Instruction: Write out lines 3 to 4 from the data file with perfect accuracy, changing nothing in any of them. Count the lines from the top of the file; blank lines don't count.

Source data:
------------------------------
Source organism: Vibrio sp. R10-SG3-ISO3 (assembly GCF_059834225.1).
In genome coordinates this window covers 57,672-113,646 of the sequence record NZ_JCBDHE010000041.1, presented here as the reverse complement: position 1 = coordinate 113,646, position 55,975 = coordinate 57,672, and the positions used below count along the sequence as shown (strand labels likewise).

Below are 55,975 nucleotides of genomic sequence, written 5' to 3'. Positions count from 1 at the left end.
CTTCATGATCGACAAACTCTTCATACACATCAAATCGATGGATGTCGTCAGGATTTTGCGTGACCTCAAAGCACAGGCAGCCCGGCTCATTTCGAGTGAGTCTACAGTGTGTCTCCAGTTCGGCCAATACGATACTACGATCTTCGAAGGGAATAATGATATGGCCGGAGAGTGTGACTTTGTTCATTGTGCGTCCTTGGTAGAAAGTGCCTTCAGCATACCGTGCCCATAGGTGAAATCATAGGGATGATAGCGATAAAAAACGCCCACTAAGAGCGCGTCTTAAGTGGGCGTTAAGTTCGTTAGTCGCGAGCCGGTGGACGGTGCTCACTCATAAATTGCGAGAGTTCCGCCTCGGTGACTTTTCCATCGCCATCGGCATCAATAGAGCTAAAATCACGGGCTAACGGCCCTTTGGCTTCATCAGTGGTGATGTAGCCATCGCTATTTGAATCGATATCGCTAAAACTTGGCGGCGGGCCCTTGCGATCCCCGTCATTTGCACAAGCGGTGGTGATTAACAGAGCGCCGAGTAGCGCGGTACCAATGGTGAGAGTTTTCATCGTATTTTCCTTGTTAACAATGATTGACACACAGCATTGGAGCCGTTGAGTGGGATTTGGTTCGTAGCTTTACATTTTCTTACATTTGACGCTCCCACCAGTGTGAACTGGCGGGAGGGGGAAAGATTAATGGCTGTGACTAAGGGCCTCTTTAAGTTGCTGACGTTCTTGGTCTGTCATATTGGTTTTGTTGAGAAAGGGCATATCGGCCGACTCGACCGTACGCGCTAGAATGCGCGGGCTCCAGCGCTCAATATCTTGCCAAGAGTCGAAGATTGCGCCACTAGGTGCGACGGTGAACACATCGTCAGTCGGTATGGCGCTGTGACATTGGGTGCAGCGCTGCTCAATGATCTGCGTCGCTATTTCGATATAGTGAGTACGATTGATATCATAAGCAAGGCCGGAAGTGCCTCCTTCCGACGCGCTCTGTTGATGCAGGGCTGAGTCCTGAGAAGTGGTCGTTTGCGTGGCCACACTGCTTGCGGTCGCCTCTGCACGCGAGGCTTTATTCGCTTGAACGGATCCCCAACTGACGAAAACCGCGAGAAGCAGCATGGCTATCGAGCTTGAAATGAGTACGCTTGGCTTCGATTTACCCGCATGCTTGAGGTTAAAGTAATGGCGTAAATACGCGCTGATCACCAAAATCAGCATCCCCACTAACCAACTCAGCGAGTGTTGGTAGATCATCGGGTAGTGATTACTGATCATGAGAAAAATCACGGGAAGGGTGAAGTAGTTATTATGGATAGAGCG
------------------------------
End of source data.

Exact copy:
Below are 55,975 nucleotides of genomic sequence, written 5' to 3'. Positions count from 1 at the left end.
CTTCATGATCGACAAACTCTTCATACACATCAAATCGATGGATGTCGTCAGGATTTTGCGTGACCTCAAAGCACAGGCAGCCCGGCTCATTTCGAGTGAGTCTACAGTGTGTCTCCAGTTCGGCCAATACGATACTACGATCTTCGAAGGGAATAATGATATGGCCGGAGAGTGTGACTTTGTTCATTGTGCGTCCTTGGTAGAAAGTGCCTTCAGCATACCGTGCCCATAGGTGAAATCATAGGGATGATAGCGATAAAAAACGCCCACTAAGAGCGCGTCTTAAGTGGGCGTTAAGTTCGTTAGTCGCGAGCCGGTGGACGGTGCTCACTCATAAATTGCGAGAGTTCCGCCTCGGTGACTTTTCCATCGCCATCGGCATCAATAGAGCTAAAATCACGGGCTAACGGCCCTTTGGCTTCATCAGTGGTGATGTAGCCATCGCTATTTGAATCGATATCGCTAAAACTTGGCGGCGGGCCCTTGCGATCCCCGTCATTTGCACAAGCGGTGGTGATTAACAGAGCGCCGAGTAGCGCGGTACCAATGGTGAGAGTTTTCATCGTATTTTCCTTGTTAACAATGATTGACACACAGCATTGGAGCCGTTGAGTGGGATTTGGTTCGTAGCTTTACATTTTCTTACATTTGACGCTCCCACCAGTGTGAACTGGCGGGAGGGGGAAAGATTAATGGCTGTGACTAAGGGCCTCTTTAAGTTGCTGACGTTCTTGGTCTGTCATATTGGTTTTGTTGAGAAAGGGCATATCGGCCGACTCGACCGTACGCGCTAGAATGCGCGGGCTCCAGCGCTCAATATCTTGCCAAGAGTCGAAGATTGCGCCACTAGGTGCGACGGTGAACACATCGTCAGTCGGTATGGCGCTGTGACATTGGGTGCAGCGCTGCTCAATGATCTGCGTCGCTATTTCGATATAGTGAGTACGATTGATATCATAAGCAAGGCCGGAAGTGCCTCCTTCCGACGCGCTCTGTTGATGCAGGGCTGAGTCCTGAGAAGTGGTCGTTTGCGTGGCCACACTGCTTGCGGTCGCCTCTGCACGCGAGGCTTTATTCGCTTGAACGGATCCCCAACTGACGAAAACCGCGAGAAGCAGCATGGCTATCGAGCTTGAAATGAGTACGCTTGGCTTCGATTTACCCGCATGCTTGAGGTTAAAGTAATGGCGTAAATACGCGCTGATCACCAAAATCAGCATCCCCACTAACCAACTCAGCGAGTGTTGGTAGATCATCGGGTAGTGATTACTGATCATGAGAAAAATCACGGGAAGGGTGAAGTAGTTATTATGGATAGAGCG